The second toast acknowledged what the Nevillians were getting into. Infused with everything bad about academic politics and art-world politics and small committee politics, the field of modern Shakespeare studies is toxic. (There were bad vibes from the very start: when Garrick led the Shakespeare Jubilee, querulous literary scholars queried why an actor was in charge.) Vitriolic antipathy stands between the Stratfordians and anti-Stratfordians, and within and between the anti-Stratfordian sects. As Reginald Churchill noted in 1958, the number of authorship candidates exceeds the total number of plays and poems. There are more Shakespeare claimants than there are variant spellings of his name. The proliferation of heretical species pleases the Stratfordians: division makes the other side appear more vulnerable; and the Stratfordians like to imagine each flavor of heretic belonging to its own tailor-made compartment of Hell.
The diners raised their glasses, to “swimming in shark-infested waters.” That year would be a good one for the cause. John Casson collaborated with Mark Bradbeer to write Sir Henry Neville Alias William Shakespeare (2015), a work focused on evidence in the history plays. Rare-book dealer Malcolm Moncrief-Spittle called it “an excellent book. It seems to me that the case for Henry Neville as author is proved beyond reasonable doubt.”
John O’Donnell had already decided to swim with the sharks. He delved into authorship studies and conducted his own Nevillian research. Naturally, John adopted a musical perspective. I was at John’s home in the giddy moment when he first learned that Neville had owned a lute, and may have had lute lessons in Italy. As Bill Bryson noted, the author of Shakespeare’s plays knew that “lute strings were made from cowgut and bowstrings of horsehair.”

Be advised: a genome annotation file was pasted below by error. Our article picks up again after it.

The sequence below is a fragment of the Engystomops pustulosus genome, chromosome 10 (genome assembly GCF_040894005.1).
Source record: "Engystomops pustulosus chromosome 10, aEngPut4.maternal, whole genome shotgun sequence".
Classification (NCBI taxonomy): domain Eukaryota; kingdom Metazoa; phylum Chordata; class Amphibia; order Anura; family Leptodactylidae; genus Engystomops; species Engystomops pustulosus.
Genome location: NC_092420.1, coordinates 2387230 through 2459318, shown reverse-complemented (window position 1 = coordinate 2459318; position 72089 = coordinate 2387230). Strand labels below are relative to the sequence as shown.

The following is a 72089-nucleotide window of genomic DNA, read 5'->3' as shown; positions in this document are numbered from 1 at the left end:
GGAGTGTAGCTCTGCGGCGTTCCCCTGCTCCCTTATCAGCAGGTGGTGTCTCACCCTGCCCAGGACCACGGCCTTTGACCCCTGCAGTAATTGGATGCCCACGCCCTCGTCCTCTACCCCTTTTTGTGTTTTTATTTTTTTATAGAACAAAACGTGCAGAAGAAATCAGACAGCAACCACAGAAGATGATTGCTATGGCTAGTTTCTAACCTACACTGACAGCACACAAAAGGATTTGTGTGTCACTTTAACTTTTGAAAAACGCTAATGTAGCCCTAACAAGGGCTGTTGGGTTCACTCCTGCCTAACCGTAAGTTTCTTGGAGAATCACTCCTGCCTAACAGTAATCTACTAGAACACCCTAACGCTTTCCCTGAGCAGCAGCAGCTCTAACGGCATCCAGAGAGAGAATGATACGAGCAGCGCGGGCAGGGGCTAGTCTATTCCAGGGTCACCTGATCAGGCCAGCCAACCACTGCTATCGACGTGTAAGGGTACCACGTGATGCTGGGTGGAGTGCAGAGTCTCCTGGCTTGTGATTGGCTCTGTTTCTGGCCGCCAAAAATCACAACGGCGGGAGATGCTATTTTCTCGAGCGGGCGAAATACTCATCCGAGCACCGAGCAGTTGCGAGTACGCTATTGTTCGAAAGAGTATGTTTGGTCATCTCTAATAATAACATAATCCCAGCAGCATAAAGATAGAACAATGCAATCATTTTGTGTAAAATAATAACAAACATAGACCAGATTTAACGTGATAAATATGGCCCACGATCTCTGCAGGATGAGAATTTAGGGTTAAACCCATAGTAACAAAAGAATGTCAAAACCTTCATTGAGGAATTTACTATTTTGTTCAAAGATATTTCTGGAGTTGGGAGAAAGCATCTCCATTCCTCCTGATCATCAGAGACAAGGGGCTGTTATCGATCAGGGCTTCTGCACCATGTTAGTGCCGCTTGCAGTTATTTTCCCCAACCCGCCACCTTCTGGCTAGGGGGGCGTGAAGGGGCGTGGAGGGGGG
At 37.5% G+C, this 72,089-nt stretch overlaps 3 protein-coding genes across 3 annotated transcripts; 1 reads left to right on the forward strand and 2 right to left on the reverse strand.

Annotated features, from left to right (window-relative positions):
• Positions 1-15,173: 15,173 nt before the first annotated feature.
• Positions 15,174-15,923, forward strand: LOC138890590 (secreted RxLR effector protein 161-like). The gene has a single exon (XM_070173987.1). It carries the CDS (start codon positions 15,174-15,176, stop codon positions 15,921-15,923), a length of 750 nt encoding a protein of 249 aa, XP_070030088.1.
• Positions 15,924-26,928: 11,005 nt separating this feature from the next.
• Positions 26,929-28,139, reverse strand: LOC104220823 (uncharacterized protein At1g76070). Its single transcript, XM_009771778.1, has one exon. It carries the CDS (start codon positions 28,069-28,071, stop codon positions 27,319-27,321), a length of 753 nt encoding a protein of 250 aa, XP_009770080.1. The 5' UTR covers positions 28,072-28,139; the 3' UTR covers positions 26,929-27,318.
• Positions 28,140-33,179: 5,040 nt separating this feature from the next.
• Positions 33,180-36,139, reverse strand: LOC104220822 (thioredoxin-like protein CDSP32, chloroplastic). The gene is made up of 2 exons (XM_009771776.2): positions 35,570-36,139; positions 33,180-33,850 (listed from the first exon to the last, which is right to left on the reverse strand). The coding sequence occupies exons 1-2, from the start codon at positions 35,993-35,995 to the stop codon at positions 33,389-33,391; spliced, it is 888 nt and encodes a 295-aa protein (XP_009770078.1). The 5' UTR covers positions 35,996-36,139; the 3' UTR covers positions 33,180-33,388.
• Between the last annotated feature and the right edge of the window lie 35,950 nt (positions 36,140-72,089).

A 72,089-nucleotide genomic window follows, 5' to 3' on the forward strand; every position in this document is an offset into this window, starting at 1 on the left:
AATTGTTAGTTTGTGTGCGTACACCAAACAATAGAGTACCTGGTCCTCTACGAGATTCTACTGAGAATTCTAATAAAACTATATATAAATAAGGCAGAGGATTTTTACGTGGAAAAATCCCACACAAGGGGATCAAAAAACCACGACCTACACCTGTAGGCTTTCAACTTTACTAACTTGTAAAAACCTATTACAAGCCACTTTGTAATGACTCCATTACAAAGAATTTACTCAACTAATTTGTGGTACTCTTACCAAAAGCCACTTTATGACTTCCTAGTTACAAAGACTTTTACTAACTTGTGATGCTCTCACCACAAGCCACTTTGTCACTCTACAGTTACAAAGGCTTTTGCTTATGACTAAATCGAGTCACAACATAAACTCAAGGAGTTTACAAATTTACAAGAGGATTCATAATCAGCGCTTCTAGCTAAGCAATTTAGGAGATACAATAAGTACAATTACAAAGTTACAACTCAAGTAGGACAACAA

John announced his findings at a stately mansion on Mount Macedon. (The mansion’s previous owner was at the center of a spy scandal; the building was said to be bug-wired throughout.) Interspersed with musical interludes, John’s speech summarized the Nevillian case: the inadequacy of Shakespeare’s education; the missing library; hints at secret authorship; the decryption of the sonnet dedication; Neville’s foreign travels; the many mentions of his ancestors in Shakespeare’s works; and Neville’s frequent use of hendiadys, also common in Shakespeare.
Other thrilling moments would follow, such as when John shared the discovery that Neville was among the first to use the word “refrigeration.” The most exciting moment of all, though, was when John announced the Nevillians had found a library. Neville’s library. Shakespeare’s library.
From Shakespeare’s Library: Unlocking the Greatest Mystery in Literature by Stuart Kells. Used with permission of Counterpoint Press. Copyright © 2018 by Stuart Kells.